An unlikely group of people make the initial journey to destroy a ring that holds an evil power.
Publisher: Harper Collins
First Published: 1954
Date Reviewed: 27th October 2010
Bilbo Baggins wants to leave his home and he entrusts the ring he stole from Gollum (chronicled in The Hobbit) to his nephew Frodo. The wizard Gandalf tells Frodo that he must take it away, so that it won’t reach the hands of the dark lord who is back to claim it. And so Frodo goes, picking up travellers along the way, on the first stage of a perilous journey.
You can probably tell by the way I wrote the summary that I really did not enjoy this book. I would like to say it was because my copy was 398 pages of tiny print, but it wasn’t only that. I found it incredibly hard to concentrate on the text most of the time, and actually, because I was trying so hard to give it a good go, I didn’t realise what the real problem was until I reached the end.
Tolkien doesn’t adhere to one of the biggest rules – he tells rather than shows. So much of the book is filled with superfluous descriptions of often minor details that no one needs to know; and then, once he’s written reams of description, he repeats himself to tell you about the place the characters just left or to tell you about a place that is nearly identical to that which they were in moments ago. Once, as a child, I wrote a meticulous account of every single pothole and electricity unit I passed when on a train journey. I would never consider it worthy of publishing, but perhaps if I’d given it to Tolkien he could have made some money on it for me.
Because to be honest I do wonder about his reasons for such needless description. If my copy hadn’t been so densely printed then the page number would have been double. Did he give himself a word count he really couldn’t reach and thus filled it with waffle?
This leads me to the writing style. Again, I’m afraid, I was disappointed. The writing is rather simple in some ways but it’s tedious, and reads as though no editor was involved. Tolkien applies to his writing the repetitive usage of he/she said. He adds onto it constant depiction that, although in this referenced paragraph is probably meant to apply humour to the scene and illustrate that Frodo was getting annoyed, just makes reading the book annoying:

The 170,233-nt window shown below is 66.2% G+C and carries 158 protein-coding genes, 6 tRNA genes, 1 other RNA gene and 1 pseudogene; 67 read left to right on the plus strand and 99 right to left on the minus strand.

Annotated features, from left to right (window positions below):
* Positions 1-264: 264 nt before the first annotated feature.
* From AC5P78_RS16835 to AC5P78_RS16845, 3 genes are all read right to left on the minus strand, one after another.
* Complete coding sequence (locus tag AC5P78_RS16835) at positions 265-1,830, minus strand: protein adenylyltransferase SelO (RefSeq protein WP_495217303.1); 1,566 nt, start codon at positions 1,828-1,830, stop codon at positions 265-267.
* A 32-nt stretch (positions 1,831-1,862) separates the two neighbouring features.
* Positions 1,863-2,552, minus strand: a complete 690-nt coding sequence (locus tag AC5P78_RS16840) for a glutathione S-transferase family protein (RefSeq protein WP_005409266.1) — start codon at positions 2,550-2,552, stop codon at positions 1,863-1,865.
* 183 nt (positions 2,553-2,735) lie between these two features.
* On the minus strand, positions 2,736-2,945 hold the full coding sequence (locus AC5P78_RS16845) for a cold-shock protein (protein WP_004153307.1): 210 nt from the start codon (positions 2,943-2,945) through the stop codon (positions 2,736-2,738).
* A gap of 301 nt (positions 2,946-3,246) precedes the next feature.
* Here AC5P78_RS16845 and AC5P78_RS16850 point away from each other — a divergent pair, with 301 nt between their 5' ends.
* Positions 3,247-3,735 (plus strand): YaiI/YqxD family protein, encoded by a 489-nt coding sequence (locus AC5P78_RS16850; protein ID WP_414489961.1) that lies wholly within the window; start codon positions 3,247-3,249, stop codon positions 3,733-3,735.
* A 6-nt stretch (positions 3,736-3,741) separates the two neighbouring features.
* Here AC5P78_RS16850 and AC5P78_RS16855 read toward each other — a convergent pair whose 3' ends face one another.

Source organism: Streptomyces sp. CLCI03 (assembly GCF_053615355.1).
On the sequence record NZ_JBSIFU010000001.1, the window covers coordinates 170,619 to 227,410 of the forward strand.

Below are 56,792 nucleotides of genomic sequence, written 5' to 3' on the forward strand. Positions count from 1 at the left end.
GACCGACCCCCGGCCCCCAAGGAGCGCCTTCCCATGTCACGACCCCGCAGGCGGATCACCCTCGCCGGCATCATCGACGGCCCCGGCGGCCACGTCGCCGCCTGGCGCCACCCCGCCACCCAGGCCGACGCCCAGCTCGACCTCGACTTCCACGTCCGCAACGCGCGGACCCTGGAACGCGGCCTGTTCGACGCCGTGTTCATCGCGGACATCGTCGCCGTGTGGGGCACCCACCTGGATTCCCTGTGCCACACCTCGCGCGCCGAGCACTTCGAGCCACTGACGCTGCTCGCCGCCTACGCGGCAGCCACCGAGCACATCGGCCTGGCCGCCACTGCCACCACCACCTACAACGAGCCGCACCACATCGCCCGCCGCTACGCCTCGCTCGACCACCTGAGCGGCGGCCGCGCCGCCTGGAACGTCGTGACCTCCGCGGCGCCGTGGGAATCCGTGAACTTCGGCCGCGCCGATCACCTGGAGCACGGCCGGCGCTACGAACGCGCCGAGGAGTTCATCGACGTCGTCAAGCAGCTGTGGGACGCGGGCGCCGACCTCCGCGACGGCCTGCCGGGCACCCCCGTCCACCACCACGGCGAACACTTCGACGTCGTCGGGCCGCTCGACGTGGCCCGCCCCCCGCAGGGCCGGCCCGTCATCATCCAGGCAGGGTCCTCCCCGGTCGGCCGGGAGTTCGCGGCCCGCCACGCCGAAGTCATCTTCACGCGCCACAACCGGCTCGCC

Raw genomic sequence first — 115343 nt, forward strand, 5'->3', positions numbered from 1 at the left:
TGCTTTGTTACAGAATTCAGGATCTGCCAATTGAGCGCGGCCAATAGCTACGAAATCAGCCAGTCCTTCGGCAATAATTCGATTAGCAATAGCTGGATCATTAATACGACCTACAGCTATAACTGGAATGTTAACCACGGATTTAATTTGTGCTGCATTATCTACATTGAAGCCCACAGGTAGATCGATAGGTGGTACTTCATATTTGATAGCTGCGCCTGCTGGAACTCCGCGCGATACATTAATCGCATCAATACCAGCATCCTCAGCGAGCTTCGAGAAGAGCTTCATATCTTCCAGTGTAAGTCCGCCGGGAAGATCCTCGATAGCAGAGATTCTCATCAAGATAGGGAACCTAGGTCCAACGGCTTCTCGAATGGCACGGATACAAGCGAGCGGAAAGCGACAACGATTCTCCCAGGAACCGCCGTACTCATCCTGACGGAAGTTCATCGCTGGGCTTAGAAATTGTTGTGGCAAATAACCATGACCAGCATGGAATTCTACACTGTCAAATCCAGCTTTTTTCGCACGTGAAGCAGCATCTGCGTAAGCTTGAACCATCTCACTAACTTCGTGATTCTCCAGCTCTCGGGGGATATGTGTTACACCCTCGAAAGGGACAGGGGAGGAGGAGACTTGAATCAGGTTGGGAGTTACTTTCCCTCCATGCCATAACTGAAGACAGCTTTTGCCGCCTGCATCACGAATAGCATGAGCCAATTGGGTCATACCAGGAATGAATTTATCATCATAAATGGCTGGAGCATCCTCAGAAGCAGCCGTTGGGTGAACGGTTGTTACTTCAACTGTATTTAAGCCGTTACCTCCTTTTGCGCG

…said Frodo evasively.
…said Frodo, not liking the reminder.
…said Frodo with his mouth full.
… said Frodo sharply.
The story itself isn’t bad and reminded me of David Edding’s The Belgariad (which was released years later and thus was no doubt inspired by Tolkien), and I think back to how Eddings made a similar story, of a journey fraught with danger, comic and readable.
Certainly The Fellowship Of The Ring improves when the rest of the characters come into the story, because there is more dialogue and less space for description. Tolkien even manages to evoke emotion when he talks of the homeliness of Lothlorien. He includes many different locales and weather, which when looked back on are quite amazing.
But I feel as though I’ve read all three books in the way that it took so long to get through just one. I can’t say I will attempt the other two because quite frankly I think I’d prefer to read Lauren Kate’s Torment, and we know how I felt about Fallen. I read this book because I wanted to have experienced it (the same motive for Pride And Prejudice and Jane Eyre, both I fell in love with).
If Tolkien had pondered a bit more, thought higher of his audience and their intellect, and believed in their imagination, maybe this book would’ve been better.